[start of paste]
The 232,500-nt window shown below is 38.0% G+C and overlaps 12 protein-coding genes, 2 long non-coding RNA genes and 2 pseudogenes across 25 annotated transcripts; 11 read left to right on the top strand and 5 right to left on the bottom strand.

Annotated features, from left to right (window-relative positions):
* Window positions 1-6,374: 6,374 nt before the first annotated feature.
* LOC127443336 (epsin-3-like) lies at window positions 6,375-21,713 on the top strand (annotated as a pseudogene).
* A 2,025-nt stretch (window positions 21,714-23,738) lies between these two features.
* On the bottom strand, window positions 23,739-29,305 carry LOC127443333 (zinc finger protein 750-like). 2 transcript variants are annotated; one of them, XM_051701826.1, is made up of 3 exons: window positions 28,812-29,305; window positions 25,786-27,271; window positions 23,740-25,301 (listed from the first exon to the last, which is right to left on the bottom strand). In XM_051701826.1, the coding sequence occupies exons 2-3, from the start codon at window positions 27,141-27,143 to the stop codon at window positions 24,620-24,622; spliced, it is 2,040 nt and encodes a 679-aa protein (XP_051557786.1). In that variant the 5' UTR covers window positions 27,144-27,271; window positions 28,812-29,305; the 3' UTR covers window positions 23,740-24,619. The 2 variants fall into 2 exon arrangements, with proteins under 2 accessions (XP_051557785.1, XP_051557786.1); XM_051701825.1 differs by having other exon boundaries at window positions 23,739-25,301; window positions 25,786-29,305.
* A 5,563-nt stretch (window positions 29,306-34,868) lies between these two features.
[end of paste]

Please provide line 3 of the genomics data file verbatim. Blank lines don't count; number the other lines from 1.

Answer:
* Window positions 1-6,374: 6,374 nt before the first annotated feature.